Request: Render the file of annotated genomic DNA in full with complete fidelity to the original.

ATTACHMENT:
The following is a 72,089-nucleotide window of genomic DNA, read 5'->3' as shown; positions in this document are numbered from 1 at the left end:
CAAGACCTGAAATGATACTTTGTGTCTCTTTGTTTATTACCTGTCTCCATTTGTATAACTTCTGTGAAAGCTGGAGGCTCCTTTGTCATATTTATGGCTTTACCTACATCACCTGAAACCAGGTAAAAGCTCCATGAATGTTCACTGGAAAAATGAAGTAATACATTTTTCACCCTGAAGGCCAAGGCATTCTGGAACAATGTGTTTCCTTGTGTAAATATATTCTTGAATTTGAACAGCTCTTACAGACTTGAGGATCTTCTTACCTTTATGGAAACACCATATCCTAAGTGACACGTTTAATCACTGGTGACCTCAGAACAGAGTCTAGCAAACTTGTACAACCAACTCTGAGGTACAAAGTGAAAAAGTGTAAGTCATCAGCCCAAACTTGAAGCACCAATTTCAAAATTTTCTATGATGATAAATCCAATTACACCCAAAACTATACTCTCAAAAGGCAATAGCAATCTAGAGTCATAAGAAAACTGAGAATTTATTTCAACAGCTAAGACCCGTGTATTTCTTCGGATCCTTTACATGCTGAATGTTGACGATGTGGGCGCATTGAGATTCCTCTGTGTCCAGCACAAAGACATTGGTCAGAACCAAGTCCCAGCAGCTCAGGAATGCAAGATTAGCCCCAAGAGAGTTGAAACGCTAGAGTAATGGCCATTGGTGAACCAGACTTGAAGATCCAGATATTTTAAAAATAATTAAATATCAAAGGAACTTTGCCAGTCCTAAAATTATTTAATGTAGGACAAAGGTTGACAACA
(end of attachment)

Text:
The following is a 72,089-nucleotide window of genomic DNA, read 5'->3' as shown; positions in this document are numbered from 1 at the left end:
CAAGACCTGAAATGATACTTTGTGTCTCTTTGTTTATTACCTGTCTCCATTTGTATAACTTCTGTGAAAGCTGGAGGCTCCTTTGTCATATTTATGGCTTTACCTACATCACCTGAAACCAGGTAAAAGCTCCATGAATGTTCACTGGAAAAATGAAGTAATACATTTTTCACCCTGAAGGCCAAGGCATTCTGGAACAATGTGTTTCCTTGTGTAAATATATTCTTGAATTTGAACAGCTCTTACAGACTTGAGGATCTTCTTACCTTTATGGAAACACCATATCCTAAGTGACACGTTTAATCACTGGTGACCTCAGAACAGAGTCTAGCAAACTTGTACAACCAACTCTGAGGTACAAAGTGAAAAAGTGTAAGTCATCAGCCCAAACTTGAAGCACCAATTTCAAAATTTTCTATGATGATAAATCCAATTACACCCAAAACTATACTCTCAAAAGGCAATAGCAATCTAGAGTCATAAGAAAACTGAGAATTTATTTCAACAGCTAAGACCCGTGTATTTCTTCGGATCCTTTACATGCTGAATGTTGACGATGTGGGCGCATTGAGATTCCTCTGTGTCCAGCACAAAGACATTGGTCAGAACCAAGTCCCAGCAGCTCAGGAATGCAAGATTAGCCCCAAGAGAGTTGAAACGCTAGAGTAATGGCCATTGGTGAACCAGACTTGAAGATCCAGATATTTTAAAAATAATTAAATATCAAAGGAACTTTGCCAGTCCTAAAATTATTTAATGTAGGACAAAGGTTGACAACA